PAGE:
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On Living Aboard

Our intentions were to head out for a week or so at anchor, far away from COVID and all the rhetoric surrounding it. However, a letter from our insurance company informing us that our coverage would be ending soon put the kibosh on that. I spent most of my time for the next several days perusing the Internet in search of a new company. The big problem is that most policies that provide protection for wooden boats require that the boat be out of the water for at least six months in a calendar year. Also, to be considered for a policy while living aboard, a hefty deductible is applied to any claim, along with a premium that made my eyes water. It was mostly the same for all of the companies that would indeed insure boats like Patty O’. I began thinking that we’d either have to forgo insurance (not an option) or give up living aboard Patty O’, something we are very reluctant to do. Like many things, when it got to be exasperating, I put it aside for a bit to let it tumble around in my head.

There are no set requirements surrounding the live aboard scenario. Many yards forbid it no questions asked. Some look the other way, as long as the liveaboardies do not draw attention to themselves. In our case, we’re the only ones in that category because one, we are not obvious in our abode and two; we do work for the yard on occasion. I hold an electricians license and once in a while do small jobs as needed. At night, we keep attuned to any strange occurrence that could be questionable.
There are those who live aboard their boats that have no intent of ever getting underway, in fact most of the time, it would take a major effort to do so. We have a rule that we can get Patty O’ under way in thirty minutes or less in summer, and no more than a hour in winter, and that includes removing the winter cover.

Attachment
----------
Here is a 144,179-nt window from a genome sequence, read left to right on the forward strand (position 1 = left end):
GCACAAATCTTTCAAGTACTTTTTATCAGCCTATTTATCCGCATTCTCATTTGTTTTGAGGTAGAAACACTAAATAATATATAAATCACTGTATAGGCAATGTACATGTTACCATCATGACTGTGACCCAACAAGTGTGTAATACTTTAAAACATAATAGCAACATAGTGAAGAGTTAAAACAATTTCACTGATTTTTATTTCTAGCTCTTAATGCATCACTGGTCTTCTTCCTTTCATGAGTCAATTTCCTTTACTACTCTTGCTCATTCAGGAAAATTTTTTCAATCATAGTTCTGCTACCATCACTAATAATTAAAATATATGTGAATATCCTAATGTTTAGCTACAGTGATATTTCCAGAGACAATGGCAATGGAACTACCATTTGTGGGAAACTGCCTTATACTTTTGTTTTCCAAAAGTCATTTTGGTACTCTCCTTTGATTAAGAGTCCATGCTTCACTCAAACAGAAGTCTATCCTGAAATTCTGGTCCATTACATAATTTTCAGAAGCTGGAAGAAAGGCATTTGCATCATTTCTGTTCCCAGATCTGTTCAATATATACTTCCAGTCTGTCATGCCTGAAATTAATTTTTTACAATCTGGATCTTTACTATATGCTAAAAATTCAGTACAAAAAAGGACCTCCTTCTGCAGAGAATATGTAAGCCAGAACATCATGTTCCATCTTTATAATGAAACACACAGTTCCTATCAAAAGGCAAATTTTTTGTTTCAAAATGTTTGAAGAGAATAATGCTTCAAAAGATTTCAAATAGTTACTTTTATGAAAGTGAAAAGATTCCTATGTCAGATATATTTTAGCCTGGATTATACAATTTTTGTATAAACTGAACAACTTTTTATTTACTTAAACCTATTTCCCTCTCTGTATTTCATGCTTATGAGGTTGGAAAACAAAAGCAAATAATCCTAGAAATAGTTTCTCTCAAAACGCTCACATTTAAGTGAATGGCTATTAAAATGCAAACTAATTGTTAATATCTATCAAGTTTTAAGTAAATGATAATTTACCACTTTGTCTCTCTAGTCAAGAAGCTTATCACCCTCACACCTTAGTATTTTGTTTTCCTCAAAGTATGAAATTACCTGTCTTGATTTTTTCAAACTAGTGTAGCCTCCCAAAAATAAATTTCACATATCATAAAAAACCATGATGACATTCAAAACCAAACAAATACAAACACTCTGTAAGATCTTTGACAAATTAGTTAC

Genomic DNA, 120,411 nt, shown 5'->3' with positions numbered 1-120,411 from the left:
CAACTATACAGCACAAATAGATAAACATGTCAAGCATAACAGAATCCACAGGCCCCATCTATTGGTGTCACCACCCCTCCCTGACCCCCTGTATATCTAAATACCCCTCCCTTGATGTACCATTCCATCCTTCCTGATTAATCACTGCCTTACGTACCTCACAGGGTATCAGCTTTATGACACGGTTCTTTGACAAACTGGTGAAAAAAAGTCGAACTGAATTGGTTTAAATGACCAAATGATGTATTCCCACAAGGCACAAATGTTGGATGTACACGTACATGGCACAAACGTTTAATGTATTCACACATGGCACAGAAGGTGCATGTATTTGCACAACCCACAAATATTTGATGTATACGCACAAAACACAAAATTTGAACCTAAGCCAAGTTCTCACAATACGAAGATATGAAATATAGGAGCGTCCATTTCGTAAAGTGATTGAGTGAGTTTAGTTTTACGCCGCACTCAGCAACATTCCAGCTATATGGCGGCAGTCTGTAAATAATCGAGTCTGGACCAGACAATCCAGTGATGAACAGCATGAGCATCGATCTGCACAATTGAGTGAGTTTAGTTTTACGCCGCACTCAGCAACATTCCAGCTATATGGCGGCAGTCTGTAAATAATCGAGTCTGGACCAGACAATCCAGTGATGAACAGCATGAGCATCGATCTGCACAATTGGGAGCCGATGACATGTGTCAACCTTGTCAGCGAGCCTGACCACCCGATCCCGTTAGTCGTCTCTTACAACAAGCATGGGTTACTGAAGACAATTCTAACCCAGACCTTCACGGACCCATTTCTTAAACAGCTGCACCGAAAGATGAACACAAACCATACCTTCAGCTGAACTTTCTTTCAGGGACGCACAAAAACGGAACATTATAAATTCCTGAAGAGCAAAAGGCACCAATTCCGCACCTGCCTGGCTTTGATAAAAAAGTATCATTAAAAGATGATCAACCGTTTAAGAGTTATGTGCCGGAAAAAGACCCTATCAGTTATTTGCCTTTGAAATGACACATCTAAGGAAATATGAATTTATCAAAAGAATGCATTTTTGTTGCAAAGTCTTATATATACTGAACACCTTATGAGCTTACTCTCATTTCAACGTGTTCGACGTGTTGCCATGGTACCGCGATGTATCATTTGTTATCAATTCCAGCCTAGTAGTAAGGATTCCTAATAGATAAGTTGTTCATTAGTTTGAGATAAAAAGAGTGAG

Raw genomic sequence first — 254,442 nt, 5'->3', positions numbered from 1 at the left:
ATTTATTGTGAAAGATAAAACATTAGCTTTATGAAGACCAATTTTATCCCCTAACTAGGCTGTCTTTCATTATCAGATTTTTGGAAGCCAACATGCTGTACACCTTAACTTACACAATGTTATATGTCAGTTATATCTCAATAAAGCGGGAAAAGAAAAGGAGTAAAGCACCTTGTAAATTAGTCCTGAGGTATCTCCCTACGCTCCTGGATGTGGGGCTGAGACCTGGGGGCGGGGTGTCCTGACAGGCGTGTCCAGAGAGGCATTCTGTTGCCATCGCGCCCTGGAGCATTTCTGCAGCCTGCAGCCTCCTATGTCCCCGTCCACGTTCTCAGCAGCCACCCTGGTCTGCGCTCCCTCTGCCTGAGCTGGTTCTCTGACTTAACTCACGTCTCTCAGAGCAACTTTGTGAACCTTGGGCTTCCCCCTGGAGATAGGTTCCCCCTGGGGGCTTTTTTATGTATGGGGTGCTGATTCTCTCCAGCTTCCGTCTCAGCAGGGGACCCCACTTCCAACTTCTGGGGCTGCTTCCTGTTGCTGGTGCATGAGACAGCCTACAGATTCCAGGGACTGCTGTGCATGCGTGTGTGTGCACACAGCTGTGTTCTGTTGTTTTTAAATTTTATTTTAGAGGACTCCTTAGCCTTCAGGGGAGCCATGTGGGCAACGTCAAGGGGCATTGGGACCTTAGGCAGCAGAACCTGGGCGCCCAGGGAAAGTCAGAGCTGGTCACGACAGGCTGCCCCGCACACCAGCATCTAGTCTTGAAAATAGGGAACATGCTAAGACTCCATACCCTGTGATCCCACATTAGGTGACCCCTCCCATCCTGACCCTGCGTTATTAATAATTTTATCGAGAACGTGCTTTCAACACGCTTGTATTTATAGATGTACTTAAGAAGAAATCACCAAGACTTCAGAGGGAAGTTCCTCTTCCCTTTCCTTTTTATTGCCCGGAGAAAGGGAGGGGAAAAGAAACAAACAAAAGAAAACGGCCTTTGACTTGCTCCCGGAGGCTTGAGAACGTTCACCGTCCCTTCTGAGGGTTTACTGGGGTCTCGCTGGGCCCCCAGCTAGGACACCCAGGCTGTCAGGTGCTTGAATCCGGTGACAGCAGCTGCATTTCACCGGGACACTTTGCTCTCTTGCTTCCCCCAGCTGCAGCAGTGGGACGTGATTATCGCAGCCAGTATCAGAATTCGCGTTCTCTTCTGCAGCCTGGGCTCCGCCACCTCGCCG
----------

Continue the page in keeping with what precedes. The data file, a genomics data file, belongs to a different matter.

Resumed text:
That night I discussed the situation with the Blonde, my wife, over dinner. She is an Architect, and works for an Architectural firm as a troubleshooter. She also has an undergraduate degree in structural engineering, which makes her highly qualified for her job. Back in the boom days, I was offered the so-called golden handshake. We made the decision soon after to embark on this live aboard lifestyle. I was an electrical engineer, specializing in software development, so there was plenty of freelance work, if I wanted to do that. Our original plan was to wander up and down the east coast following the nice weather. For reasons I won’t go into right now, that didn’t happen.
We bought Patty O’, a 42 foot Huckins sedan cruiser a year after I retired. She was in pristine condition when we bought her, and as such is not a restoration. We have, however, made substantial upgrades to her livability over the years.
Lasagna is good for the soul as well as for discussion, and we laid everything out on the table. Bottom line, we both are happy with how we live, and to end it would be our last choice. Next day, I resumed my insurance company search.